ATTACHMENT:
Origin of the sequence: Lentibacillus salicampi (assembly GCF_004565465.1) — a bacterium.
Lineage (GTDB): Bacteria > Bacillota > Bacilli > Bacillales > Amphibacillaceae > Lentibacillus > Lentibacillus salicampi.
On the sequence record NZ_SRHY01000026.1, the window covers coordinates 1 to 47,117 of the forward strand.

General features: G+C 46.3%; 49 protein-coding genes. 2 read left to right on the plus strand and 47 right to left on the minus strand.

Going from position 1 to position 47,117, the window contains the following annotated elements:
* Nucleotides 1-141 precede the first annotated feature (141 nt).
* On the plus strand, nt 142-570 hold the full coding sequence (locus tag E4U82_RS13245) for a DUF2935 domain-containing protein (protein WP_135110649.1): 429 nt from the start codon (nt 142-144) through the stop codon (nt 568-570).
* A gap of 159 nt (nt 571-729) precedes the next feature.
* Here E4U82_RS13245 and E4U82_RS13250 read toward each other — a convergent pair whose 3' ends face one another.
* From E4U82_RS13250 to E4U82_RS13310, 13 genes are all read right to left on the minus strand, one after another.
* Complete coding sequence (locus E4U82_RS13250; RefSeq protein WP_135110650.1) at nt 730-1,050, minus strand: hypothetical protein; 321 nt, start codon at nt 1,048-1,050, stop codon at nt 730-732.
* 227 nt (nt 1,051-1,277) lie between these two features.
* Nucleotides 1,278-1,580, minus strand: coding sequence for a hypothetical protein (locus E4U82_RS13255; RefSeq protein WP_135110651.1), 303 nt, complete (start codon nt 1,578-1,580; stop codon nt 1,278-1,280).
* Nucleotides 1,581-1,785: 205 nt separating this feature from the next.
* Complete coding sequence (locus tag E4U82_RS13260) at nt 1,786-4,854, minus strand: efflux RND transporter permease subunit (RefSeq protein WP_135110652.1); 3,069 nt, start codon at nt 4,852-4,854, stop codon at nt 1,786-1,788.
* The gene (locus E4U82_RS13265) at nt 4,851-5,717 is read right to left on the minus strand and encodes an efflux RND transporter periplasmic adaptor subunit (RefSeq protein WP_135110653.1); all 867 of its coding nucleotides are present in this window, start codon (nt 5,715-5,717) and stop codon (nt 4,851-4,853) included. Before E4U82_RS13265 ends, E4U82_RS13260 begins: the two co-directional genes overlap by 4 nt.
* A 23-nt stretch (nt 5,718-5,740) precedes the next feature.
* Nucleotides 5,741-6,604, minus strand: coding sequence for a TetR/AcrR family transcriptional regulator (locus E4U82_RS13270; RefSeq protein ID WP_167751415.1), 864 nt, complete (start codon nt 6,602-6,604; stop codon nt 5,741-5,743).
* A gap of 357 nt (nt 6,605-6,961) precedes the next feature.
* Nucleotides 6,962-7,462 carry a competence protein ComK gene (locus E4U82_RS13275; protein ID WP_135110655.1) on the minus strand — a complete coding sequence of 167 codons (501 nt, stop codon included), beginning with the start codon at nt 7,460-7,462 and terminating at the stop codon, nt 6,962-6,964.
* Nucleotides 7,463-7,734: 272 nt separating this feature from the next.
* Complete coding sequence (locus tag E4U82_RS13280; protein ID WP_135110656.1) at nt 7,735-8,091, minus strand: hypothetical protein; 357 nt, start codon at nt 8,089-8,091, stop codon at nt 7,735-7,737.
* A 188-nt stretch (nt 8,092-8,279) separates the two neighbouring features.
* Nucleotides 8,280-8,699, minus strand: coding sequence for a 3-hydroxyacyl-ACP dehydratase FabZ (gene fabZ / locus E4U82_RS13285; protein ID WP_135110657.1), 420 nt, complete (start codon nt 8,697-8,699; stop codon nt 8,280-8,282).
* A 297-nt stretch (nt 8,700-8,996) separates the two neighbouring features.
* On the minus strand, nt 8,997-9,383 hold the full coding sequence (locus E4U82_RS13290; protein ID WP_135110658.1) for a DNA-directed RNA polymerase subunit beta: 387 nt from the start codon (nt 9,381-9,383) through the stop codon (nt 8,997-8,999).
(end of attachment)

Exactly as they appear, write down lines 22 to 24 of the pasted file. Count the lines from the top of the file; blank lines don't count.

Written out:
* Complete coding sequence (locus tag E4U82_RS13280; protein ID WP_135110656.1) at nt 7,735-8,091, minus strand: hypothetical protein; 357 nt, start codon at nt 8,089-8,091, stop codon at nt 7,735-7,737.
* A 188-nt stretch (nt 8,092-8,279) separates the two neighbouring features.
* Nucleotides 8,280-8,699, minus strand: coding sequence for a 3-hydroxyacyl-ACP dehydratase FabZ (gene fabZ / locus E4U82_RS13285; protein ID WP_135110657.1), 420 nt, complete (start codon nt 8,697-8,699; stop codon nt 8,280-8,282).